Despite these efforts, more needs to be done to combat prescription drug crime, addiction, and deaths in Ohio.  Last month, I wrote to DEA Administrator Michele Leonhart requesting assistance in cracking down on “pill mills” in Ohio.  One way that DEA and DOJ can assist with “pill mills” is by establishing “Tactical Diversion Squads” in Ohio. My understanding is that these units harness the resources of federal, state and local law enforcement to combat crimes involving the diversion of prescription drugs and other controlled substances.  There are currently 37 operational tactical diversion squads nationwide, but none are based in Ohio. 

During the hearing I asked that we work together with local law enforcement agencies in Ohio to get tactical diversion squads established in Ohio.  In response you agreed to work with me in finding ways that DOJ can help stop the proliferation of prescription drug crimes.  My request is that your efforts include the establishment of at least two Tactical Diversion Squads in Ohio, one in the territory covered by the U.S. District Court for Northern District of Ohio and one in the territory covered by the U.S. District Court for the Southern District of Ohio.

Thank you for your commitment to help Ohio reduce the prevalence of prescription drug crimes.  I look forward to working with you.

Sen. Brown’s Work to Combat Drug Abuse in Ohio

Brown is working to combat the growing problem of prescription drug abuse in Ohio on all fronts. This week, he signed on to legislation that calls for hiking sentences and giving law enforcement the additional tools they need to fight back against dangerous and sophisticated prescription drug theft rings. He also held a news conference in Cleveland with Mayor Jackson and top law enforcement officials to call for a reversal of the elimination of the COPS methamphetamine program, which provides funds for law enforcement to combat the use and distribution of methamphetamine. According to the Drug Enforcement Administration (DEA), there were more than 800 methamphetamine lab incidents in Ohio between 2002 and 2006.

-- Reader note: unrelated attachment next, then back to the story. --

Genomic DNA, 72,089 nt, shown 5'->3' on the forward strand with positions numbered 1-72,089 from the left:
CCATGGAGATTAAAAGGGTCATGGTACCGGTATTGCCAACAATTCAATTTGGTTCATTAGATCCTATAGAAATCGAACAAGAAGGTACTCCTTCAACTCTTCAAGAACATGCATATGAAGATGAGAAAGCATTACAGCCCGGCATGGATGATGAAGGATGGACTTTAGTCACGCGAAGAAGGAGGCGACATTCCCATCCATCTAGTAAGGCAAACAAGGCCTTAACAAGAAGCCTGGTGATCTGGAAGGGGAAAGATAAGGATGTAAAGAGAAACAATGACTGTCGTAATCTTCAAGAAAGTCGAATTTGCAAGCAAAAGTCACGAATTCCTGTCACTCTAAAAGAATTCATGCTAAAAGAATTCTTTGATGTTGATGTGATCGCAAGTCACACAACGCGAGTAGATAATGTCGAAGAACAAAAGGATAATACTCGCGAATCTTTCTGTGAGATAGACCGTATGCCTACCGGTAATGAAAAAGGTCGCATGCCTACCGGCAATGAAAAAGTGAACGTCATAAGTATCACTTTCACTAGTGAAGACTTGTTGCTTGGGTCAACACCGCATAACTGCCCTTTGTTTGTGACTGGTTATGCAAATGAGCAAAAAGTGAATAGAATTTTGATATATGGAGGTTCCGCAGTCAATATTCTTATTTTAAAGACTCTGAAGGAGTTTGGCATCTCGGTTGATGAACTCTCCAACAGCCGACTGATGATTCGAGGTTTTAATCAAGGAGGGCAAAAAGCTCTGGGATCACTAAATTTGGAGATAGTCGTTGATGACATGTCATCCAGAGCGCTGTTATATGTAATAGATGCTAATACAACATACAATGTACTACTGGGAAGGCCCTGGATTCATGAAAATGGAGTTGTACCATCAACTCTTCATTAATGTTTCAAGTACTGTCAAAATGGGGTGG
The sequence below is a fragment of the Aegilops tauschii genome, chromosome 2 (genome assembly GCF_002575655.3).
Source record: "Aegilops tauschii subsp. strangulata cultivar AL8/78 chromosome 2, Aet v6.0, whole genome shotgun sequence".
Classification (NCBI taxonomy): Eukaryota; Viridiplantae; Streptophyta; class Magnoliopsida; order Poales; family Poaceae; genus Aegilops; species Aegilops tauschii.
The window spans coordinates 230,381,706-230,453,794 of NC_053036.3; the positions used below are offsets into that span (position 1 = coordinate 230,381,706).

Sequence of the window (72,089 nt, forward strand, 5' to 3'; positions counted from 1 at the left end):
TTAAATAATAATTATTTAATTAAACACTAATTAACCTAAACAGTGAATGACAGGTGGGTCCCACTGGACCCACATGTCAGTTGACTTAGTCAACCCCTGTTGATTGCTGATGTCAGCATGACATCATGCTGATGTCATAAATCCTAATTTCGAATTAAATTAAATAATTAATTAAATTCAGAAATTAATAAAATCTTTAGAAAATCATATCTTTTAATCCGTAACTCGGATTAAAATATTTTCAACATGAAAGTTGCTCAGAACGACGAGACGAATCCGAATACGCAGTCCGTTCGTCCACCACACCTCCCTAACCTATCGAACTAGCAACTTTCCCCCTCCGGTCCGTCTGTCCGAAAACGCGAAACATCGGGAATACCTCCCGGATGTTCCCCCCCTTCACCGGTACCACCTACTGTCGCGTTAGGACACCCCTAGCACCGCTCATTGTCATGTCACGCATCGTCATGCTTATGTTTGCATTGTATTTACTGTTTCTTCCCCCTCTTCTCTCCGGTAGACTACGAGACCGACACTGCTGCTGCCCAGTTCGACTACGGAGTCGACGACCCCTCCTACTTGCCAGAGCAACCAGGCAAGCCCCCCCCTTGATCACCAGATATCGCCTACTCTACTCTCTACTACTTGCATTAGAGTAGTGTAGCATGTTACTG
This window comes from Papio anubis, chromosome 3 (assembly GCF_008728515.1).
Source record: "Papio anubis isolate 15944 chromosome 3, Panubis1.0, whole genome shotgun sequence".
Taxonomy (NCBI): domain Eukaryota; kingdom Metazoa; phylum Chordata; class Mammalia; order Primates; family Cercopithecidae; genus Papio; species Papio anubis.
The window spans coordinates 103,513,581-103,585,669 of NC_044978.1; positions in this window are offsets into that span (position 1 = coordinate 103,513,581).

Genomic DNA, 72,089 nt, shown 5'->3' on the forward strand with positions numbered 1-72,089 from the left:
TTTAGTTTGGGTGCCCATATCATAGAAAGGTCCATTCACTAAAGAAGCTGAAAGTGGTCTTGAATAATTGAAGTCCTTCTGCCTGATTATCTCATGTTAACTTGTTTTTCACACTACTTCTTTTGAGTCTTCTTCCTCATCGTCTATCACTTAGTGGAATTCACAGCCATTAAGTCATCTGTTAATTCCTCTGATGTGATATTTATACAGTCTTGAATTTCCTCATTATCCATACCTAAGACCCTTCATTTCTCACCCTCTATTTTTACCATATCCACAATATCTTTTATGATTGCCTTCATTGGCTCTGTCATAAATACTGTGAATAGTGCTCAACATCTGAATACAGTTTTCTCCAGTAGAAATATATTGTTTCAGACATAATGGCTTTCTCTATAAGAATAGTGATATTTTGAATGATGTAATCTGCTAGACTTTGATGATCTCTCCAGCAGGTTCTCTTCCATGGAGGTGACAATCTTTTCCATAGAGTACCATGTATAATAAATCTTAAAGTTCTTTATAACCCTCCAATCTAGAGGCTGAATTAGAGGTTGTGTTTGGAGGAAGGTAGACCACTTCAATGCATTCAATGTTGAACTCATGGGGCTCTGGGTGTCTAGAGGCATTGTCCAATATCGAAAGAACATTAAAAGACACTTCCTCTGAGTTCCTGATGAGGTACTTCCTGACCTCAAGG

Earlier this month, Brown wrote a letter urging Florida Governor Rick Scott to maintain the prescription drug monitoring program and help keep the flow of highly-addictive and illegal prescription drugs out of Ohio. The prescription drug pipeline in Florida— a state whose doctors prescribe more pain prescriptions than any other— supplies Ohio and other states with Oxycodone along the I-75 corridor.

Earlier this year, Brown wrote to the Kasich Administration about establishing a Medicaid “lock-in” program, which would enable the Office of Ohio Health Plans to better monitor and control access to prescription drugs that are subject to abuse and trafficking. Last month, Brown wrote to the Drug Enforcement Administration, requesting additional federal efforts in cracking down on “pill mills” across Ohio.

Last year, Brown joined a bipartisan group of Senators in introducing legislation to reauthorize the National All Schedules Prescription Electronic Drug Reporting (NASPER) Act, a prescription drug monitoring program critical to combating the abuse of prescription drugs. Sen. Brown has also joined his colleagues in introducing legislation that would prevent teenagers from gaining access to discarded prescription drugs by permitting individuals and long-term care facilities to deliver unused drugs for safe disposal and by expanding drug “take-back” programs.

Brown’s office convened a first-of-its-kind roundtable in March 2010 that brought together federal officials from the U.S. Department of Justice, Drug Enforcement Administration Centers for Medicare and Medicaid Services, state officials from the Attorney General's office, Department of Health, and Department of Jobs and Family Services, and community leaders to discuss the issue of drug abuse in Southern Ohio.